Background: Contaminated traumatic open orthopedic wounds are frequently complicated by polymicrobial contamination and infection. In high-risk wounds, the standard of care comprises debridement and irrigation combined with antibiotics which can be applied directly or combined with systemic antibiotics. Recently, bioabsorbable chitosan sponges have been shown to be an effective single-agent delivery device for local antibiotics with and without negative pressure wound therapy (NPWT). Severely contaminated orthopedic wounds, however, are often complicated by polymicrobial infections, necessitating multiple antibiotic agents. As such, the purpose of this study was to determine if a chitosan sponge would provide a suitable delivery vehicle for multiple antibiotics for the treatment of a polymicrobial infection in a large animal polytraumatic extremity wound model. Methods: A complex polytraumatic extremity wound was created in 11 adult male Boer goats. Each wound was contaminated with a bioluminescent strain of S. aureus (1 ml of 108 colony forming units/ml) and of P. aeruginosa (1 ml of 108 CFU/ml) which are genetically engineered to allow quantification with a photon-counting camera. Six hours following initial wound creation and contamination, wounds were debrided and irrigated with low-pressure normal saline. The animals were randomized into one of two treatments: wet-to-dry dressings alone or a commercially available chitosan sponge loaded with 1 g vancomycin and 1.2 g of tobramycin. Each animal was then recovered and reimaged 48 h later for total bacteria content; tissue samples were taken from the wound bed to determine relative bacterial colonization. Results: All animals in the chitosan sponge group saw significant reductions in overall bacterial load of S. aureus and P. aeruginosa (p=0.001). The bioluminescence was also significantly reduced compared to the wet-to-dry dressing group (p=0.0001). Furthermore, whereas the antibiotic sponge group displayed near complete eradication of bacteria, the wounds treated with the wet-to-dry dressings alone displayed a significant 2-log increase in total bacteria at 48 h p=0.0001). S. aureus was the predominant species found in the wounds, comprising 95 and 99% of all bacteria found in the chitosan sponge and wet-to-dry, respectively. Conclusion: Dual antimicrobial therapy loaded in a chitosan sponge is an effective way to reduce polymicrobial infections traumatic extremity wound.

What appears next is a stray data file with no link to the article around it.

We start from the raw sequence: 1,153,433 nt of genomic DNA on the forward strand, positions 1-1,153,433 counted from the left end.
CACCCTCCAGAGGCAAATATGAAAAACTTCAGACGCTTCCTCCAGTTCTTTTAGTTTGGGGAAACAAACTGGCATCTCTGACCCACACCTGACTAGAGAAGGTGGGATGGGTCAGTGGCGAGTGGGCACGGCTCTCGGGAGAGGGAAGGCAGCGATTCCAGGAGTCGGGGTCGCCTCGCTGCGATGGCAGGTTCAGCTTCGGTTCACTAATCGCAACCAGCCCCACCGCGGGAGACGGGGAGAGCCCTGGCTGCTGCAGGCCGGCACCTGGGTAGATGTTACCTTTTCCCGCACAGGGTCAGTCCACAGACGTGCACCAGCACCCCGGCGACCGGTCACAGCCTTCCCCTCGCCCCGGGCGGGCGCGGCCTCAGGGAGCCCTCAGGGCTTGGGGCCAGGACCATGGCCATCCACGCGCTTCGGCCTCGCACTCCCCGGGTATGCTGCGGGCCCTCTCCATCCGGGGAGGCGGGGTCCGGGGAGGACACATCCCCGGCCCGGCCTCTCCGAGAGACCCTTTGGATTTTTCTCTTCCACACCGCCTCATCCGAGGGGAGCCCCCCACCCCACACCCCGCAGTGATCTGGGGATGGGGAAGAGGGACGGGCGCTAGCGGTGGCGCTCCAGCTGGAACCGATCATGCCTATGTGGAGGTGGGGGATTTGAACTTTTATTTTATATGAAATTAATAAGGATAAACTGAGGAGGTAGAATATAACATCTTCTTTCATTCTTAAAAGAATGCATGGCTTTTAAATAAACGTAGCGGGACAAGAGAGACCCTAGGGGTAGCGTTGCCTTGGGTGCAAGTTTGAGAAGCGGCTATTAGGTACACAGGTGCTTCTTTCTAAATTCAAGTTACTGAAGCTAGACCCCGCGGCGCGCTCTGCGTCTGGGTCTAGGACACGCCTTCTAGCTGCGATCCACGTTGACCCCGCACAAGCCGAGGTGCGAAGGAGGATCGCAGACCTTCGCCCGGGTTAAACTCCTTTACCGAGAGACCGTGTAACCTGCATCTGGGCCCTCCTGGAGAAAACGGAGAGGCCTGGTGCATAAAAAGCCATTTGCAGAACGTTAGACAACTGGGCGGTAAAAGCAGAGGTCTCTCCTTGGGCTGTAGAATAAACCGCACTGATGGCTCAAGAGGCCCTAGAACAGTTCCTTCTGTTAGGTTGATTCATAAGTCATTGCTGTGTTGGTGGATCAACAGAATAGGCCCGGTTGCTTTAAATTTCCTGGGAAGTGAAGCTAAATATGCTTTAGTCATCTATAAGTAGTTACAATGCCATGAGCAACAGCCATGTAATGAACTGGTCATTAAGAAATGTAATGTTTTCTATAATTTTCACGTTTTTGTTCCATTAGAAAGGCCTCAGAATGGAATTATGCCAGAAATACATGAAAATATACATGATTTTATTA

ASJC Scopus subject areas
- Orthopedics and Sports Medicine